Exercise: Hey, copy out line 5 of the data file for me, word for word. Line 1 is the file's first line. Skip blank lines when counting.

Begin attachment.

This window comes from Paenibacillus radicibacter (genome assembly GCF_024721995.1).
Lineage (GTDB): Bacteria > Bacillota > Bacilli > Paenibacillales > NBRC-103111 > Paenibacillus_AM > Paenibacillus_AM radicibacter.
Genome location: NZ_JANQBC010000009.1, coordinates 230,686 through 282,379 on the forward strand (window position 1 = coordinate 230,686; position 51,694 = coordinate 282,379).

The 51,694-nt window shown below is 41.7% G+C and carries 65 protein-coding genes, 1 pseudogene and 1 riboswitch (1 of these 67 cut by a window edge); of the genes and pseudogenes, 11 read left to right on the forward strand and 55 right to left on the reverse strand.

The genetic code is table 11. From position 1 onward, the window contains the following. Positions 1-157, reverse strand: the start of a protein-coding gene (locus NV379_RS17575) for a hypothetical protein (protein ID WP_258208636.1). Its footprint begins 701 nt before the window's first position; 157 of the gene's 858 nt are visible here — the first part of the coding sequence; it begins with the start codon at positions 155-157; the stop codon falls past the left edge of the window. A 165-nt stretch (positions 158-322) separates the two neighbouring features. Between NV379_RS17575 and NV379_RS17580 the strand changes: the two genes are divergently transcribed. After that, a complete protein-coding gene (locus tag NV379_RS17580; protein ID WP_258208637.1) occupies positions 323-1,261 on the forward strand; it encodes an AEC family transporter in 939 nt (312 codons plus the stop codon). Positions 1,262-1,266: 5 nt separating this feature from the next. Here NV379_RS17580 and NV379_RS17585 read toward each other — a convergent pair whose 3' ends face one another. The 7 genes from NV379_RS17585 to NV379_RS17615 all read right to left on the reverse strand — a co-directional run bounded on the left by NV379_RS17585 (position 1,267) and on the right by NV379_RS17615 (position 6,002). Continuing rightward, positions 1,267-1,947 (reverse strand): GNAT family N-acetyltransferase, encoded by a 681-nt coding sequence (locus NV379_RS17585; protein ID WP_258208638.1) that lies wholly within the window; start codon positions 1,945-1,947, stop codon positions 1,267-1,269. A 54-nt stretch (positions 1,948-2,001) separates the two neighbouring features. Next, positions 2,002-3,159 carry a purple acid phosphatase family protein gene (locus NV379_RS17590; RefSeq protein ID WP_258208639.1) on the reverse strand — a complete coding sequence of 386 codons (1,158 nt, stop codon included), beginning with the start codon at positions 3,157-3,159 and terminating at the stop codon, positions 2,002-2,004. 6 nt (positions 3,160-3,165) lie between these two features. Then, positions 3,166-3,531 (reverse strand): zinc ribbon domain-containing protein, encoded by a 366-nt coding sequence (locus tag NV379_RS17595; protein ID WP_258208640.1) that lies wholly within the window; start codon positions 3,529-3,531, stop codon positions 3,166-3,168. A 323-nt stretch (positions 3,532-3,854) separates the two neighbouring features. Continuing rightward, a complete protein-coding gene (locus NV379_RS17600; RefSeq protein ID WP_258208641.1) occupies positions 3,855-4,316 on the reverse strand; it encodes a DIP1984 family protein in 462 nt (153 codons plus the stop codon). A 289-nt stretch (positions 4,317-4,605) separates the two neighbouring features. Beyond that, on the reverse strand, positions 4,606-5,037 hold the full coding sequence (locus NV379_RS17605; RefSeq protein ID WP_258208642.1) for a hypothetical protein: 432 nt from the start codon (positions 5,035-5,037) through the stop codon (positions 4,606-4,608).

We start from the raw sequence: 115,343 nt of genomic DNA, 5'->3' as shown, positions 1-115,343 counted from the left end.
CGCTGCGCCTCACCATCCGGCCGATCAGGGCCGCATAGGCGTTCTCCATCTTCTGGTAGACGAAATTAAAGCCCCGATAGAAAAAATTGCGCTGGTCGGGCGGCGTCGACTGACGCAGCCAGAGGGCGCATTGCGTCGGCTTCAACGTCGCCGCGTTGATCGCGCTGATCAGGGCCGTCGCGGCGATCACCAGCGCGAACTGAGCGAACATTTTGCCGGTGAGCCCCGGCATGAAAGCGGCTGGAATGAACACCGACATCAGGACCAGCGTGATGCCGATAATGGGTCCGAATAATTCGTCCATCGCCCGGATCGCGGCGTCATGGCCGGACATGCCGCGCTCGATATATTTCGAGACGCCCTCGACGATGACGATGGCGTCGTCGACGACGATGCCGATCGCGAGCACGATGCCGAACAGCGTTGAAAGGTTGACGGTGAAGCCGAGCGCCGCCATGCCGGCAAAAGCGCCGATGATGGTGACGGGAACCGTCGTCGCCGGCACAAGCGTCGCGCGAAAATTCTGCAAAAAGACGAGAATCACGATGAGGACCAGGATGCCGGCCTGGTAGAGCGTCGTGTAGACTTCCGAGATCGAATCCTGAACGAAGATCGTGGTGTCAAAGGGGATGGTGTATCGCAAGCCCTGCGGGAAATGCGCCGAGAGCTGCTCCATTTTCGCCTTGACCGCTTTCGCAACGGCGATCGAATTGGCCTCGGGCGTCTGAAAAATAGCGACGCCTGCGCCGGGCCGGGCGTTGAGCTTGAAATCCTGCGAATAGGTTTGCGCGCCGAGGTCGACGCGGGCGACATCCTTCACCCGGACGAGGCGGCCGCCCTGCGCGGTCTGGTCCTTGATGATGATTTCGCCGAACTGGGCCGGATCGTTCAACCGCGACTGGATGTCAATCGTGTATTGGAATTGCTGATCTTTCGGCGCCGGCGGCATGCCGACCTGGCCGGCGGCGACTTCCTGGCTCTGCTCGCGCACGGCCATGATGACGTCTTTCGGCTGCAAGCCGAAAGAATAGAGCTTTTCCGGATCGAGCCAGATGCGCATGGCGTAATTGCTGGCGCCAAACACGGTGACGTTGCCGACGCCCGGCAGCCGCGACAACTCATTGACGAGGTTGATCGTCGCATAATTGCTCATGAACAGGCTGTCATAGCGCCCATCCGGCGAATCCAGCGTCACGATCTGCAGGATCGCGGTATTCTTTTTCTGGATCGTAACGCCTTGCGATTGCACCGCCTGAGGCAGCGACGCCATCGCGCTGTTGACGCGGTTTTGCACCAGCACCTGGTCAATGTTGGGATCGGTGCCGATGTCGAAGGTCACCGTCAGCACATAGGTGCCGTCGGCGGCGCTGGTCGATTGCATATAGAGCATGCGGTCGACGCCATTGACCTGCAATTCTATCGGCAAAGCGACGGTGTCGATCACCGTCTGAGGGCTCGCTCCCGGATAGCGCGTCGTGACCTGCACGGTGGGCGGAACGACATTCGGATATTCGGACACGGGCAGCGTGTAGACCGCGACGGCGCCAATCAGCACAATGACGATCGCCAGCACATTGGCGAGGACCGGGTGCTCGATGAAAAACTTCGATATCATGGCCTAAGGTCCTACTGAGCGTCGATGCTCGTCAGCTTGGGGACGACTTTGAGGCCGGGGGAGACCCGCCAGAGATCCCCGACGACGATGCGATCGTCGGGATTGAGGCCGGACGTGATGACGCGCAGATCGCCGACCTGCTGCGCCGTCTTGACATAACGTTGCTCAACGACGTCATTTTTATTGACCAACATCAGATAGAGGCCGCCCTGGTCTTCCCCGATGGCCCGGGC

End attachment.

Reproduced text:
The genetic code is table 11. From position 1 onward, the window contains the following. Positions 1-157, reverse strand: the start of a protein-coding gene (locus NV379_RS17575) for a hypothetical protein (protein ID WP_258208636.1). Its footprint begins 701 nt before the window's first position; 157 of the gene's 858 nt are visible here — the first part of the coding sequence; it begins with the start codon at positions 155-157; the stop codon falls past the left edge of the window. A 165-nt stretch (positions 158-322) separates the two neighbouring features. Between NV379_RS17575 and NV379_RS17580 the strand changes: the two genes are divergently transcribed. After that, a complete protein-coding gene (locus tag NV379_RS17580; protein ID WP_258208637.1) occupies positions 323-1,261 on the forward strand; it encodes an AEC family transporter in 939 nt (312 codons plus the stop codon). Positions 1,262-1,266: 5 nt separating this feature from the next. Here NV379_RS17580 and NV379_RS17585 read toward each other — a convergent pair whose 3' ends face one another. The 7 genes from NV379_RS17585 to NV379_RS17615 all read right to left on the reverse strand — a co-directional run bounded on the left by NV379_RS17585 (position 1,267) and on the right by NV379_RS17615 (position 6,002). Continuing rightward, positions 1,267-1,947 (reverse strand): GNAT family N-acetyltransferase, encoded by a 681-nt coding sequence (locus NV379_RS17585; protein ID WP_258208638.1) that lies wholly within the window; start codon positions 1,945-1,947, stop codon positions 1,267-1,269. A 54-nt stretch (positions 1,948-2,001) separates the two neighbouring features. Next, positions 2,002-3,159 carry a purple acid phosphatase family protein gene (locus NV379_RS17590; RefSeq protein ID WP_258208639.1) on the reverse strand — a complete coding sequence of 386 codons (1,158 nt, stop codon included), beginning with the start codon at positions 3,157-3,159 and terminating at the stop codon, positions 2,002-2,004. 6 nt (positions 3,160-3,165) lie between these two features. Then, positions 3,166-3,531 (reverse strand): zinc ribbon domain-containing protein, encoded by a 366-nt coding sequence (locus tag NV379_RS17595; protein ID WP_258208640.1) that lies wholly within the window; start codon positions 3,529-3,531, stop codon positions 3,166-3,168. A 323-nt stretch (positions 3,532-3,854) separates the two neighbouring features. Continuing rightward, a complete protein-coding gene (locus NV379_RS17600; RefSeq protein ID WP_258208641.1) occupies positions 3,855-4,316 on the reverse strand; it encodes a DIP1984 family protein in 462 nt (153 codons plus the stop codon). A 289-nt stretch (positions 4,317-4,605) separates the two neighbouring features. Beyond that, on the reverse strand, positions 4,606-5,037 hold the full coding sequence (locus NV379_RS17605; RefSeq protein ID WP_258208642.1) for a hypothetical protein: 432 nt from the start codon (positions 5,035-5,037) through the stop codon (positions 4,606-4,608).